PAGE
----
You leave him to fuck someone else, who is nobody. He is anybody. You are privy to so little about him and he knows nothing about you, and the sex catapults you into another world, one in which you have no identity. You are just a being, fucking, content.

You realize that you are destructive.

Sex is a method of forgetting. Sex centers your racing mind. That willingness to die for it, to drop everything and travel miles for it, to give up jobs and relationships and stability for the desperate taste of someone’s lips, it lodges in your chest.

Years go by.

You witness the hurt you cause by leaving someone who loves you so completely. Not only did you break the person who knew you the best, you broke your own heart. And your awareness of your own pathology—your own twisted fuckupness—renders you dirty, ashamed once more.

Someone arrives looking beautiful. He wants to know you. You turn away.

The stranger says there are no more couches and he will have to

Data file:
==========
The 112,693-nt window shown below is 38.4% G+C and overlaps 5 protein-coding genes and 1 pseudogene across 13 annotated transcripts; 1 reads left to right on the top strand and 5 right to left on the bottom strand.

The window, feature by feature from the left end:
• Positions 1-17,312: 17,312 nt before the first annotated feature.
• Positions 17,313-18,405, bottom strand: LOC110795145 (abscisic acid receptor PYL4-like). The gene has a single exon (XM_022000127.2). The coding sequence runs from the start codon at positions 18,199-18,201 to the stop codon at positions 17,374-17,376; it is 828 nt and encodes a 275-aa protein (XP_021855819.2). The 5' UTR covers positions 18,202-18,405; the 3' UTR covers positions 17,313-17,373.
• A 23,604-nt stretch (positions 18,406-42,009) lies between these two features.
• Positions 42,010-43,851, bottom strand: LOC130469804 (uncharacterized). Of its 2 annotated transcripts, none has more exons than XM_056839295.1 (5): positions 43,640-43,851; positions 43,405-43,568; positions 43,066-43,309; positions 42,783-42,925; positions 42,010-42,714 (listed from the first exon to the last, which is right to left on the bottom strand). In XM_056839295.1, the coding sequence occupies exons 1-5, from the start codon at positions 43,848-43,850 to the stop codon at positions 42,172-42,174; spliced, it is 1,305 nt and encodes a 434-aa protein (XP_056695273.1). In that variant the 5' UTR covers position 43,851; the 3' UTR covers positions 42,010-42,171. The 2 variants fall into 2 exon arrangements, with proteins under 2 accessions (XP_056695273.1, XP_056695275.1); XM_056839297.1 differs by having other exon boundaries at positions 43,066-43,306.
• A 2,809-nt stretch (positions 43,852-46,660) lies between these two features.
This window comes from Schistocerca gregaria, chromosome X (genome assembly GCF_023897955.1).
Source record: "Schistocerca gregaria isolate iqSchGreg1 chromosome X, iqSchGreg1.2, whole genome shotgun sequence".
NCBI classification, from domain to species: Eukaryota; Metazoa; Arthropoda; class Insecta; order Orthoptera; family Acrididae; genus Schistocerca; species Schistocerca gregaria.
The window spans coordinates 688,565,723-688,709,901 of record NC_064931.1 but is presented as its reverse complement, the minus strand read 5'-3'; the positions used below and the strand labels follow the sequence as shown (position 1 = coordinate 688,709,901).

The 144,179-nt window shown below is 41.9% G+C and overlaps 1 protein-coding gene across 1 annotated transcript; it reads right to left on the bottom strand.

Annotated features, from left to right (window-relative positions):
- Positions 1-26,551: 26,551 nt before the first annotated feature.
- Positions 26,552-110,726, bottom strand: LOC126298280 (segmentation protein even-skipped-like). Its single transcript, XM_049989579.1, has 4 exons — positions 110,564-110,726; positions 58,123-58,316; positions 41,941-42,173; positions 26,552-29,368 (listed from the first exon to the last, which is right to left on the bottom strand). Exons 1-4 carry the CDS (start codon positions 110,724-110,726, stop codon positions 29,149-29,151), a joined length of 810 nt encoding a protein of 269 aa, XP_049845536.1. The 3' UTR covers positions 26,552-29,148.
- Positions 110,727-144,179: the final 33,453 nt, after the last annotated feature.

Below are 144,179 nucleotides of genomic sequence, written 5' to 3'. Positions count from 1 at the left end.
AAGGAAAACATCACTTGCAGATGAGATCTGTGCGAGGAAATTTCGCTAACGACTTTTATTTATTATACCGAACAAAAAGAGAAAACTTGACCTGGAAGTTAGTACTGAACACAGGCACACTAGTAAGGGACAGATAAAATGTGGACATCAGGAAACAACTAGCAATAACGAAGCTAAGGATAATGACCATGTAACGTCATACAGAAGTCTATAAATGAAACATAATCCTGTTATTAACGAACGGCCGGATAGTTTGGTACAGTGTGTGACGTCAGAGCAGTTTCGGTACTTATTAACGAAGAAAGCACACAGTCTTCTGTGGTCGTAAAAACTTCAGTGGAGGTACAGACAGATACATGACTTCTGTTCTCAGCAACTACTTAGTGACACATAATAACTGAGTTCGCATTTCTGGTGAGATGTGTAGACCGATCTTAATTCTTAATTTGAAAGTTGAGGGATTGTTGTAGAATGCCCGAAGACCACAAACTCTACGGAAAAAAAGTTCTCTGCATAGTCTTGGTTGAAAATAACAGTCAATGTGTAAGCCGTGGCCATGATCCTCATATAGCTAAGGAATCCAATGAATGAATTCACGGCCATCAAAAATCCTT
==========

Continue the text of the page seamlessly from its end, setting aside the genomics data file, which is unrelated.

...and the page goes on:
sleep in your bed. You try to warn him, you tell him
                  you will want to get inside him, and ruin him,
      but he doesn’t listen.
You do this, you do. You take the things you love
                              and tear them apart

      or you pin them down with your body and pretend they’re yours.
So, you kiss him, and he doesn’t move, he doesn’t
      pull away, and you keep on kissing him. And he hasn’t moved,
he’s frozen, and you’ve kissed him, and he’ll never
                  forgive you, and maybe now he’ll leave you alone.

Penny Lane is a writer and editor living in Queens who reads politics by day, poetry by night. More from this author →